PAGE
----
Pertussis-like Syndrome Often Not Associated With Bordetella pertussis: 5-year Study in a Large Children's Hospital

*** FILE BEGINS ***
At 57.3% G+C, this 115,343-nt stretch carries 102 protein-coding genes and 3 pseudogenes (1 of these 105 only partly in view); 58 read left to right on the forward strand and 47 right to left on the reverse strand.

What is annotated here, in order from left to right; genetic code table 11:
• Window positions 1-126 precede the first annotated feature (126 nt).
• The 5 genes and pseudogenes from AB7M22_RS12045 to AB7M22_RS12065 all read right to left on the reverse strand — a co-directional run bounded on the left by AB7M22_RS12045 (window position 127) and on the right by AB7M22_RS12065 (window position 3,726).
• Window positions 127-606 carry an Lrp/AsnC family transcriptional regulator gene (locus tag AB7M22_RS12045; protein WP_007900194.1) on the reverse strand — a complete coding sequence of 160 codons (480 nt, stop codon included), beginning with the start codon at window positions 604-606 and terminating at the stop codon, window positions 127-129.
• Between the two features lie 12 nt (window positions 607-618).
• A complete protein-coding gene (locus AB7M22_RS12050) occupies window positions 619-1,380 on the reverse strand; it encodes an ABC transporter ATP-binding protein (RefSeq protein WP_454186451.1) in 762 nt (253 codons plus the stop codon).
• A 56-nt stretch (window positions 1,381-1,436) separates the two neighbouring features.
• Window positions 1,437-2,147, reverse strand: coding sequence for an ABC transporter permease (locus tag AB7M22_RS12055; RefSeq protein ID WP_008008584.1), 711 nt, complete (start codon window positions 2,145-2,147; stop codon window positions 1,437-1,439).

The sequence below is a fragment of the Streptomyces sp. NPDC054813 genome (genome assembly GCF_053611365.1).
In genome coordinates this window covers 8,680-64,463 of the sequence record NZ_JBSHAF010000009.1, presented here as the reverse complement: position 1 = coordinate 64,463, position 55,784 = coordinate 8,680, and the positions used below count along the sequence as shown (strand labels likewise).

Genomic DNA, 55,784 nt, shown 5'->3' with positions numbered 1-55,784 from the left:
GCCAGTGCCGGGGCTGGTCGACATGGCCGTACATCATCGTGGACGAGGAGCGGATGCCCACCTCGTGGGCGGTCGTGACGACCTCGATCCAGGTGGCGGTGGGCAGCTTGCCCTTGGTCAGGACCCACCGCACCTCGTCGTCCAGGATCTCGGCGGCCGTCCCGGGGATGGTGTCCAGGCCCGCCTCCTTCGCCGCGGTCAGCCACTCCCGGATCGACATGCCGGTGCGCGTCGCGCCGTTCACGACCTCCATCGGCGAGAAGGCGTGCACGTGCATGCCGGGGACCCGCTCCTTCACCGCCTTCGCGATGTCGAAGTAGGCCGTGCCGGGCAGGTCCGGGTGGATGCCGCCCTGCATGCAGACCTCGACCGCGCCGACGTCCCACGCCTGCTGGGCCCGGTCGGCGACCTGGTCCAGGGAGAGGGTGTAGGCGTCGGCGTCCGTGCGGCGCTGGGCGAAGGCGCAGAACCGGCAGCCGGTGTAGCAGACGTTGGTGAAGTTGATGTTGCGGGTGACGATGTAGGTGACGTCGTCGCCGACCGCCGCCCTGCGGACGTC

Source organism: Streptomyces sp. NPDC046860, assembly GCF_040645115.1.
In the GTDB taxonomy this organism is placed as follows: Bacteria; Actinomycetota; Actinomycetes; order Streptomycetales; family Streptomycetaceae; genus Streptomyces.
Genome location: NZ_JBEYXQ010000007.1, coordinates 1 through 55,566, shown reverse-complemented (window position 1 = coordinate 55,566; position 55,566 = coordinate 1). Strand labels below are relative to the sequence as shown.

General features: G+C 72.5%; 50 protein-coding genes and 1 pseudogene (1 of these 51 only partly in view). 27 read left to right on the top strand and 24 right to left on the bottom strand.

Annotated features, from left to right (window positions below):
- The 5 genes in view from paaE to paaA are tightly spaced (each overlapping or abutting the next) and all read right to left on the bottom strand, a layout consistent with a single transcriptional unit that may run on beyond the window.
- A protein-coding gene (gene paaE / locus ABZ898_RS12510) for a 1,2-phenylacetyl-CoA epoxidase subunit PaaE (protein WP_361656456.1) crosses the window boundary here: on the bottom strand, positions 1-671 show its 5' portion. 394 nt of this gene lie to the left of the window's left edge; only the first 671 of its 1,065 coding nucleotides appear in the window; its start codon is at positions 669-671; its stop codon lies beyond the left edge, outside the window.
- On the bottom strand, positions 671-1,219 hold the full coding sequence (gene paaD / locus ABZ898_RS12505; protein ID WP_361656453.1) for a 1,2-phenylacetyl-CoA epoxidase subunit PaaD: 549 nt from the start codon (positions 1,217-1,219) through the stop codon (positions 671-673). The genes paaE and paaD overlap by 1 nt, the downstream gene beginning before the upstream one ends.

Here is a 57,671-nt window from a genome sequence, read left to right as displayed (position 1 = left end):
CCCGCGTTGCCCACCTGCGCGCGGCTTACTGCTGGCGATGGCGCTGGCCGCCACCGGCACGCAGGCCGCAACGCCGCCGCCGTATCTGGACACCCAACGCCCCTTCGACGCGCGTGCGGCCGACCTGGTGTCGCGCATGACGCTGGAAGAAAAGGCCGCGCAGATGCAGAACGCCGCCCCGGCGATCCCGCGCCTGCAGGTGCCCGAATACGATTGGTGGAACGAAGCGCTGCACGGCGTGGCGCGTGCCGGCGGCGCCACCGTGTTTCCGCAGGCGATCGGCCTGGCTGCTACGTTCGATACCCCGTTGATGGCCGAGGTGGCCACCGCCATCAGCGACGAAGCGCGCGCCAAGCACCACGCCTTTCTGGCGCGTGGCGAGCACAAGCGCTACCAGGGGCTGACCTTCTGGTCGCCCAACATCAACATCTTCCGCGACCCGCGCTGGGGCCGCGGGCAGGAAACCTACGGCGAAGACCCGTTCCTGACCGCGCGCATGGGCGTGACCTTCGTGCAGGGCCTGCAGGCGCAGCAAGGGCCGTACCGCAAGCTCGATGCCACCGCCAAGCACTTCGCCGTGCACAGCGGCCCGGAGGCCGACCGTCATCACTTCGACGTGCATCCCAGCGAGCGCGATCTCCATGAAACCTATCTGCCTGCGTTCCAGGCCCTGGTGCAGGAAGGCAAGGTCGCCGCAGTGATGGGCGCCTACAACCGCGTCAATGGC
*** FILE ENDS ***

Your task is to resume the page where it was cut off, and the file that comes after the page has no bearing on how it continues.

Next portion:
Background: Recently, a resurgence of pertussis has been observed worldwide despite broad vaccination coverage. The purpose of this study was to identify the clinical characteristics and the aetiological agent of pertussis-like syndrome (PLS) in Eastern China.Methods: 1168 patients who were diagnosed with a suspected Bordetella pertussis in Shanghai Children's Hospital from 2013 to 2017 were included in the study. Clinical features and aetiologies were analysed. Aetiological analyses in sub-cohorts of age, seasons and years were also investigated.Results: 96.0% (1121) of the patients were less than 12 months old. 59.0% (689) of the patients were male. The Top 5 pathogens were respiratory syncytial virus (RSV; n = 125; 10.7%), Streptococcus pneumonia (SP; n = 109; 9.3%), Haemophilus influenzae type b (HIB; n = 86; 7.4%), Bordetella pertussis (B. pertussis; n = 84; 7.2%), and Mycoplasma pneumonia (MP; n = 80; 6.9%), respectively. The percentage of SP in the age group of 0-3 months was significantly lower than that in other age groups. The percentage of B. pertussis in the age group of 3-6 months was significantly lower than that in the group of 6-12 months. The percentage of MP in 0-3 months' group was significantly lower than that in >12 months group. RSV peaked in winter (n = 52), while HIB peaked in spring (n = 38).Conclusion: PLS occurred most often in infants. RSV, SP, HIB, B. pertussis, and MP were the most prevalent pathogens. Since patients with B. pertussis and other pathogens have similar clinical manifestations, diagnosis of pertussis should be based on both clinical symptoms and laboratory confirmation.